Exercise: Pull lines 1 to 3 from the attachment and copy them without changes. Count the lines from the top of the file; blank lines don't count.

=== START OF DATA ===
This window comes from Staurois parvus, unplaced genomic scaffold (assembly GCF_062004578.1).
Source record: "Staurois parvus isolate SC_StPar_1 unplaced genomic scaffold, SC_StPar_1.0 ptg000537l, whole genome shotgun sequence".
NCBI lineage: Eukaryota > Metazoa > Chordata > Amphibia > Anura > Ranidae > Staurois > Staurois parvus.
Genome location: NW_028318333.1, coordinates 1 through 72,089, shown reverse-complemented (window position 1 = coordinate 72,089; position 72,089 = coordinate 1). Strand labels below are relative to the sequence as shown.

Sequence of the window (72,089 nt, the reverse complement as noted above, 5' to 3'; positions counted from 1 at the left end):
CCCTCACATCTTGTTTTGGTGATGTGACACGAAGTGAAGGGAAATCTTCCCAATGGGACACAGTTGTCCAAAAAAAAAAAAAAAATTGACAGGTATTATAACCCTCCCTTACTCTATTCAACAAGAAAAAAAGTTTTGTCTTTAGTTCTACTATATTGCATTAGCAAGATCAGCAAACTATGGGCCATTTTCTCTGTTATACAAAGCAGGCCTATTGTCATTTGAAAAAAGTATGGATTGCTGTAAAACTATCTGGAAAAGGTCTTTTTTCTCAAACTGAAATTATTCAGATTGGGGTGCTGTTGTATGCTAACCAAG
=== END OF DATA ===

This window comes from Staurois parvus, unplaced genomic scaffold (assembly GCF_062004578.1).
Source record: "Staurois parvus isolate SC_StPar_1 unplaced genomic scaffold, SC_StPar_1.0 ptg000537l, whole genome shotgun sequence".
NCBI lineage: Eukaryota > Metazoa > Chordata > Amphibia > Anura > Ranidae > Staurois > Staurois parvus.